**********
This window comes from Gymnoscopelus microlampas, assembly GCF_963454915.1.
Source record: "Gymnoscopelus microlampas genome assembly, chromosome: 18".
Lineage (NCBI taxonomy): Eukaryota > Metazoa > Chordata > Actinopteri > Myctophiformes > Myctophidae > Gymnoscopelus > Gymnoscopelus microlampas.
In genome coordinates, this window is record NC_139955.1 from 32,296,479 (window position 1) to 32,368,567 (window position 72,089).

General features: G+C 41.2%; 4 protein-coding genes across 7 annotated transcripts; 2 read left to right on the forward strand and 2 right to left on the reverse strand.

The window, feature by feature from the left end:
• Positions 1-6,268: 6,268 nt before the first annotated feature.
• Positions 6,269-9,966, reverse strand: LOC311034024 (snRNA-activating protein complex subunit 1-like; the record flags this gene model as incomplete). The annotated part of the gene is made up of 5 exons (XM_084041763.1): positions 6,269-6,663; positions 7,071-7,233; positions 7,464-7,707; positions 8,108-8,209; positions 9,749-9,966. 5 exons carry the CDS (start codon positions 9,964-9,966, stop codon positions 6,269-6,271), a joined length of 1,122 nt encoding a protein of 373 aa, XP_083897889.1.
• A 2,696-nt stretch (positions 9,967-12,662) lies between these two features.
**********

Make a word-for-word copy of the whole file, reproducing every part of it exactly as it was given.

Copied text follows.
This window comes from Gymnoscopelus microlampas, assembly GCF_963454915.1.
Source record: "Gymnoscopelus microlampas genome assembly, chromosome: 18".
Lineage (NCBI taxonomy): Eukaryota > Metazoa > Chordata > Actinopteri > Myctophiformes > Myctophidae > Gymnoscopelus > Gymnoscopelus microlampas.
In genome coordinates, this window is record NC_139955.1 from 32,296,479 (window position 1) to 32,368,567 (window position 72,089).

General features: G+C 41.2%; 4 protein-coding genes across 7 annotated transcripts; 2 read left to right on the forward strand and 2 right to left on the reverse strand.

The window, feature by feature from the left end:
• Positions 1-6,268: 6,268 nt before the first annotated feature.
• Positions 6,269-9,966, reverse strand: LOC311034024 (snRNA-activating protein complex subunit 1-like; the record flags this gene model as incomplete). The annotated part of the gene is made up of 5 exons (XM_084041763.1): positions 6,269-6,663; positions 7,071-7,233; positions 7,464-7,707; positions 8,108-8,209; positions 9,749-9,966. 5 exons carry the CDS (start codon positions 9,964-9,966, stop codon positions 6,269-6,271), a joined length of 1,122 nt encoding a protein of 373 aa, XP_083897889.1.
• A 2,696-nt stretch (positions 9,967-12,662) lies between these two features.